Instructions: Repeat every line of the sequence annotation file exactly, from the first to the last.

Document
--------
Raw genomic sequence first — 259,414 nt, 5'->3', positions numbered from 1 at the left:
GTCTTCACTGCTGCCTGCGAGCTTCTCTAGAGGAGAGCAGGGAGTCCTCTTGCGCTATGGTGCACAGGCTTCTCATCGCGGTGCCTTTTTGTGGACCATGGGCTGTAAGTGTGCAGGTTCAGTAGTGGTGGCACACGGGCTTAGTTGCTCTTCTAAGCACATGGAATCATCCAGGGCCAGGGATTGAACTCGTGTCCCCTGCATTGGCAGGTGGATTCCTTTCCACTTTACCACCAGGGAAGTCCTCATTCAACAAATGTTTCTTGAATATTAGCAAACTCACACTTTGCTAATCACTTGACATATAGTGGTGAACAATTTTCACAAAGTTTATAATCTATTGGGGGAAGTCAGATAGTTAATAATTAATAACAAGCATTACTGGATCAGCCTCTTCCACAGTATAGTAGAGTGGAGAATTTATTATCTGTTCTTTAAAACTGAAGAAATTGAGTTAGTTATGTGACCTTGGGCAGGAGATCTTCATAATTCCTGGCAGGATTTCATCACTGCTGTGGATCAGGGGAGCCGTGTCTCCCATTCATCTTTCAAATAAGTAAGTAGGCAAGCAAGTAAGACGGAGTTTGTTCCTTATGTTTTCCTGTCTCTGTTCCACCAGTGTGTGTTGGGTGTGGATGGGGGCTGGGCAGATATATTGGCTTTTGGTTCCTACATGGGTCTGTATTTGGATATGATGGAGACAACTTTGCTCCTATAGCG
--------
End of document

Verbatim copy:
Raw genomic sequence first — 259,414 nt, 5'->3', positions numbered from 1 at the left:
GTCTTCACTGCTGCCTGCGAGCTTCTCTAGAGGAGAGCAGGGAGTCCTCTTGCGCTATGGTGCACAGGCTTCTCATCGCGGTGCCTTTTTGTGGACCATGGGCTGTAAGTGTGCAGGTTCAGTAGTGGTGGCACACGGGCTTAGTTGCTCTTCTAAGCACATGGAATCATCCAGGGCCAGGGATTGAACTCGTGTCCCCTGCATTGGCAGGTGGATTCCTTTCCACTTTACCACCAGGGAAGTCCTCATTCAACAAATGTTTCTTGAATATTAGCAAACTCACACTTTGCTAATCACTTGACATATAGTGGTGAACAATTTTCACAAAGTTTATAATCTATTGGGGGAAGTCAGATAGTTAATAATTAATAACAAGCATTACTGGATCAGCCTCTTCCACAGTATAGTAGAGTGGAGAATTTATTATCTGTTCTTTAAAACTGAAGAAATTGAGTTAGTTATGTGACCTTGGGCAGGAGATCTTCATAATTCCTGGCAGGATTTCATCACTGCTGTGGATCAGGGGAGCCGTGTCTCCCATTCATCTTTCAAATAAGTAAGTAGGCAAGCAAGTAAGACGGAGTTTGTTCCTTATGTTTTCCTGTCTCTGTTCCACCAGTGTGTGTTGGGTGTGGATGGGGGCTGGGCAGATATATTGGCTTTTGGTTCCTACATGGGTCTGTATTTGGATATGATGGAGACAACTTTGCTCCTATAGCG